You probably don’t know Jean-Luc Perrier, an Angevin born in August 1941 who died in a car accident in 1981… Yet he was a brilliant French scientist, inventor and teacher… His field: concentrated solar and hydrogen technologies… This man is considered to be the pioneer of this field with three inventions which were the first of their kind in the 1970s… He indeed designed a huge “solar oven” or 50 kW heliostat, which we invite you to discover just after. Unfortunately, he did not live long enough to realize that what he imagined in 1970 would be more relevant than ever in 2022… Let us specify that this inventor did not receive any subsidy, that he worked more than 5000 hours alone to manage to give life to his inventions… Back on this incredible invention of Jean-Luc Perrier.
Why did he invent this heliostat?
By creating his inventions, the man wanted to draw the attention of industrialists and public authorities to the alternatives to the energy problems of the time… At that time, they were not yet concerned about global warming, but the oil shocks of 1973 and 1979 raised fears of a shortage of fuel, heating, etc. Unfortunately for Jean-Luc Perrier and probably for Humanity, the discovery of new oil fields has diverted the interest of public authorities for such inventions. And it is perhaps also because of these new deposits that the authorities, at that time, lost interest in the energies advocated by Perrier.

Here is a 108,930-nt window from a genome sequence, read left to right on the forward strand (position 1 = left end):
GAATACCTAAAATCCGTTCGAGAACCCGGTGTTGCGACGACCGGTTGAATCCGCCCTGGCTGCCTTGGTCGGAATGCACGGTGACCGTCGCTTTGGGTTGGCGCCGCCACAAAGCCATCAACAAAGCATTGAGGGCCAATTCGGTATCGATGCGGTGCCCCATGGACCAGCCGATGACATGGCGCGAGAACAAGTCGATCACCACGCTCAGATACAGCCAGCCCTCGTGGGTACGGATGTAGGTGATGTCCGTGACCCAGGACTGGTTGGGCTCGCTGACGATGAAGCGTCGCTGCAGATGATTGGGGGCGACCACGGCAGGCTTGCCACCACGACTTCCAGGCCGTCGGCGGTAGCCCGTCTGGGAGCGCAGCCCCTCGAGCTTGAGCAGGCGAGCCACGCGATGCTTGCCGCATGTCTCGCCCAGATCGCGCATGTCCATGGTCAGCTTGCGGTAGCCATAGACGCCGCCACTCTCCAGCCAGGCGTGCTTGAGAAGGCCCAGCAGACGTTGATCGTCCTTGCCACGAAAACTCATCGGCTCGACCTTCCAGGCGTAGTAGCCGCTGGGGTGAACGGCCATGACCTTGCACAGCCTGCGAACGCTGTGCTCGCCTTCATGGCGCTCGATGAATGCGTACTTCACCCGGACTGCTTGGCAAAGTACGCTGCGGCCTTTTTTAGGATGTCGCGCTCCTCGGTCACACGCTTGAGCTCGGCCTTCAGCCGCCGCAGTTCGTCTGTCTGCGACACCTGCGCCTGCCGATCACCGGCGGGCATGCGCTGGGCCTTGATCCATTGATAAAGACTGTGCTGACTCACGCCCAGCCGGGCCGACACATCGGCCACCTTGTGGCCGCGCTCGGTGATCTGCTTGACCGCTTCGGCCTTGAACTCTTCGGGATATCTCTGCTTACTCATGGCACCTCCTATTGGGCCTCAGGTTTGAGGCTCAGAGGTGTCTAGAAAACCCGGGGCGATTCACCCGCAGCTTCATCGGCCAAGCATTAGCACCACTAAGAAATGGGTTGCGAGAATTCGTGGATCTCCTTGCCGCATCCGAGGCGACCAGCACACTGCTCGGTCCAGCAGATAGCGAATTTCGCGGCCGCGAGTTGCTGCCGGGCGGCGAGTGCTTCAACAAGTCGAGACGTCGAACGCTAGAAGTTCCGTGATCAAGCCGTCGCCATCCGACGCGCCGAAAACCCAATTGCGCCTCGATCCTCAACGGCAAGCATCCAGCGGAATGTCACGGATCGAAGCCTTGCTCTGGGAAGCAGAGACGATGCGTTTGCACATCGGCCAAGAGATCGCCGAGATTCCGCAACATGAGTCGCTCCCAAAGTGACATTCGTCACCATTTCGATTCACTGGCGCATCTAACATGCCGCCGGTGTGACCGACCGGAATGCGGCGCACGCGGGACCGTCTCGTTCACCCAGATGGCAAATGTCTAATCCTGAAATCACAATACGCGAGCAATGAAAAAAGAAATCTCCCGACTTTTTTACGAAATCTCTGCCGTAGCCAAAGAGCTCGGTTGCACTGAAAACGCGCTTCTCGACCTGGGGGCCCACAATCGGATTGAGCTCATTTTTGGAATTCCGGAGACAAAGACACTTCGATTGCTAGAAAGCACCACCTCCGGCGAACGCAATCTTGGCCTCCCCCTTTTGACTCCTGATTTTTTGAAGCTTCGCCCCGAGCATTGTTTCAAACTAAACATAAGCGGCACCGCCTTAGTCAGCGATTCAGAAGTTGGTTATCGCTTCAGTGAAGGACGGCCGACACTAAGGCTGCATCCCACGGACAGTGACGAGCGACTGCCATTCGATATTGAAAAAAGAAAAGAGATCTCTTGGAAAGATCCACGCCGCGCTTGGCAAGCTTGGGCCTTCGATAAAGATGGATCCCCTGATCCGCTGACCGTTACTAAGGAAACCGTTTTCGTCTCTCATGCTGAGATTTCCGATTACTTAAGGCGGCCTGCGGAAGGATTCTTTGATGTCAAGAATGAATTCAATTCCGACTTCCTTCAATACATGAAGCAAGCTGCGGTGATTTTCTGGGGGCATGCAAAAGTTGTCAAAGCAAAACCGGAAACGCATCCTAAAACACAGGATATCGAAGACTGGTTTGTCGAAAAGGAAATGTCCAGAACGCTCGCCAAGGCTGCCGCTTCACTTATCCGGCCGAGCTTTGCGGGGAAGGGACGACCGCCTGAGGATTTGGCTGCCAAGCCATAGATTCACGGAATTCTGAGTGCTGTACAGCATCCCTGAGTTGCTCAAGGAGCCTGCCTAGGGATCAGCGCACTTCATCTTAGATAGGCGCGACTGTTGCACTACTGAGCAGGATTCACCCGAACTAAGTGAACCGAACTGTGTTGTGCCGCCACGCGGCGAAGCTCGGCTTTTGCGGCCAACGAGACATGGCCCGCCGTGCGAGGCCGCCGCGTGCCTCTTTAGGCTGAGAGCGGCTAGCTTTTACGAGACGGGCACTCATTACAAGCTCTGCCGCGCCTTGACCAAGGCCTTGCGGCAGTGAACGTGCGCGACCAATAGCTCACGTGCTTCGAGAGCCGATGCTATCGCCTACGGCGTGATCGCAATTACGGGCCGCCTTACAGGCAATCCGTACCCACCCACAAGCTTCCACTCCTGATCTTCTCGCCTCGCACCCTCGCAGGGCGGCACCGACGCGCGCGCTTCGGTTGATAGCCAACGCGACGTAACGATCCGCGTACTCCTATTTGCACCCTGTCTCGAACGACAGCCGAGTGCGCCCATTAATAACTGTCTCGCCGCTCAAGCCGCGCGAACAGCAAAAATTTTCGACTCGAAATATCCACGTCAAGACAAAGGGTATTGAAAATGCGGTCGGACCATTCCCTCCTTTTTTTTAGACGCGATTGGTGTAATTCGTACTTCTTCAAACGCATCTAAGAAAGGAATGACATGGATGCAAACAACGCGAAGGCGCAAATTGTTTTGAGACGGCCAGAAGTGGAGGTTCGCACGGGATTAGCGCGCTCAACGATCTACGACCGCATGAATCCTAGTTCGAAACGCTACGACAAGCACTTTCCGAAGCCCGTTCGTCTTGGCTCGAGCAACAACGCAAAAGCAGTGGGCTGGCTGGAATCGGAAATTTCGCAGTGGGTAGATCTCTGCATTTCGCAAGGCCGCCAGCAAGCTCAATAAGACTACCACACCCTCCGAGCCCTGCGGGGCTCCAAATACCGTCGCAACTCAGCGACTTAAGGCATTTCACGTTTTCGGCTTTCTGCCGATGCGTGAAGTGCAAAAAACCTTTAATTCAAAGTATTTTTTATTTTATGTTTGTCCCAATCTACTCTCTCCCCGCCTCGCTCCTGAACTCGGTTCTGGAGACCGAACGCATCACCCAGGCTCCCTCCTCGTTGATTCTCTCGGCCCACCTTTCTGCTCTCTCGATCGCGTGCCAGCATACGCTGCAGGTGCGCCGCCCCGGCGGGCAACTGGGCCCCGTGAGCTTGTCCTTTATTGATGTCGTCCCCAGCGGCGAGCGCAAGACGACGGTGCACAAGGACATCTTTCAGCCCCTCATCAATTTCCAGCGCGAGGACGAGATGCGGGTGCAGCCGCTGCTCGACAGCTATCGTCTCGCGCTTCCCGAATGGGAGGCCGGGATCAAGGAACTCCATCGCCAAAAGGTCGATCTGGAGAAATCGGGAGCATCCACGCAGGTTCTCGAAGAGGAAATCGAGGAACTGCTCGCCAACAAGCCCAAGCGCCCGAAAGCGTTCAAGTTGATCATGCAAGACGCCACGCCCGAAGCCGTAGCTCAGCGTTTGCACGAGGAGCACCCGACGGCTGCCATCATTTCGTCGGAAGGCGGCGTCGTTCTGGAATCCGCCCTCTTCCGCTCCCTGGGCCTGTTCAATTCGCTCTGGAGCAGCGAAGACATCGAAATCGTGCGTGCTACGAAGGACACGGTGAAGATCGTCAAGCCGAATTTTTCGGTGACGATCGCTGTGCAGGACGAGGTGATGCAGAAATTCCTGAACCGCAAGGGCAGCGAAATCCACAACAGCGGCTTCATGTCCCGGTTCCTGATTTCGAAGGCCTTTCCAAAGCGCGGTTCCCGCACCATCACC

The solar oven or heliostat…
This huge structure measures 12 meters wide by 8.6 meters high and has a footprint of 103 m²… The solar oven consists of 71.01 m² of mirrors and weighs 50 tonnes… It was built on a foundation of 40 tonnes of concrete … 263 decommissioned mirrors, recovered or coming from depots, were installed on the surface of the solar oven. These mirrors then concentrate the rays of the Sun towards a boiler that can reach 1,100°Ccapable of developing a power of 50-70 kW.
In 1980, Perrier’s solar oven was the 2th in France in terms of power… He had also imagined that his heliostat would follow the path of the Sun, by orienting the support frame automatically with an angular precision of 0.4 milliradian. In June 1977, the heliostat was used to melt a 25 millimeter aluminum plate at a temperature of 625°C, then in the same year it was able to produce electricity using a turbine steamer, which he had built himself.
Where can we see this solar oven?
Mr Perrier’s wife offered the heliostat to the Baronnerie, the high school where her husband taught… But that didn’t interest her. She also proposed it to the Futuroscope in Poitiers, in which it would obviously have its place, but another failure… Finally, thanks to Mr Barrault, a longtime friend of the inventor, the heliostat, devoid of its mirrors, took place in the courtyard of the Sainte Croix Museum in Poitiers but it will never be put back on the road. In 2004, he “moved” to the thermal engineering IUT campus in Poitiers, where the mirrorless structure is still to be found today. In 2006, it could have come back to life as part of a university project, but the sum of €100,000 had to be found to redo all the mechanical parts and regalvanize the structure… Which was not possible, and the project was abandoned.